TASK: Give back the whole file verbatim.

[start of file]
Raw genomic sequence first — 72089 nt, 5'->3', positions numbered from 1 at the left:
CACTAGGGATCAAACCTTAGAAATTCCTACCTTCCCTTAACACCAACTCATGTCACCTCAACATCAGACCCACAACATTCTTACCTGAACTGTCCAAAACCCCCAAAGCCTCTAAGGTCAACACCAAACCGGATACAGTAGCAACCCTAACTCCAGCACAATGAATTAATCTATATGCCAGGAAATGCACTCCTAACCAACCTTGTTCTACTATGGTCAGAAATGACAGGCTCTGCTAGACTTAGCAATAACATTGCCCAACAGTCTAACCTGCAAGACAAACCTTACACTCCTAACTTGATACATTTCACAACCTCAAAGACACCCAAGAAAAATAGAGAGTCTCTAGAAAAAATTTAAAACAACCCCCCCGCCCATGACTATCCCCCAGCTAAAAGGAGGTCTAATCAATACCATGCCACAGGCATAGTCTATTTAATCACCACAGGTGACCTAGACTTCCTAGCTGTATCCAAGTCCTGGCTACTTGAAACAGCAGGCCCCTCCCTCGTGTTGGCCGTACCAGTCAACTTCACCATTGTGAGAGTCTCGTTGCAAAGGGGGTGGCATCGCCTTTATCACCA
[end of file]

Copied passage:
Raw genomic sequence first — 72089 nt, 5'->3', positions numbered from 1 at the left:
CACTAGGGATCAAACCTTAGAAATTCCTACCTTCCCTTAACACCAACTCATGTCACCTCAACATCAGACCCACAACATTCTTACCTGAACTGTCCAAAACCCCCAAAGCCTCTAAGGTCAACACCAAACCGGATACAGTAGCAACCCTAACTCCAGCACAATGAATTAATCTATATGCCAGGAAATGCACTCCTAACCAACCTTGTTCTACTATGGTCAGAAATGACAGGCTCTGCTAGACTTAGCAATAACATTGCCCAACAGTCTAACCTGCAAGACAAACCTTACACTCCTAACTTGATACATTTCACAACCTCAAAGACACCCAAGAAAAATAGAGAGTCTCTAGAAAAAATTTAAAACAACCCCCCCGCCCATGACTATCCCCCAGCTAAAAGGAGGTCTAATCAATACCATGCCACAGGCATAGTCTATTTAATCACCACAGGTGACCTAGACTTCCTAGCTGTATCCAAGTCCTGGCTACTTGAAACAGCAGGCCCCTCCCTCGTGTTGGCCGTACCAGTCAACTTCACCATTGTGAGAGTCTCGTTGCAAAGGGGGTGGCATCGCCTTTATCACCA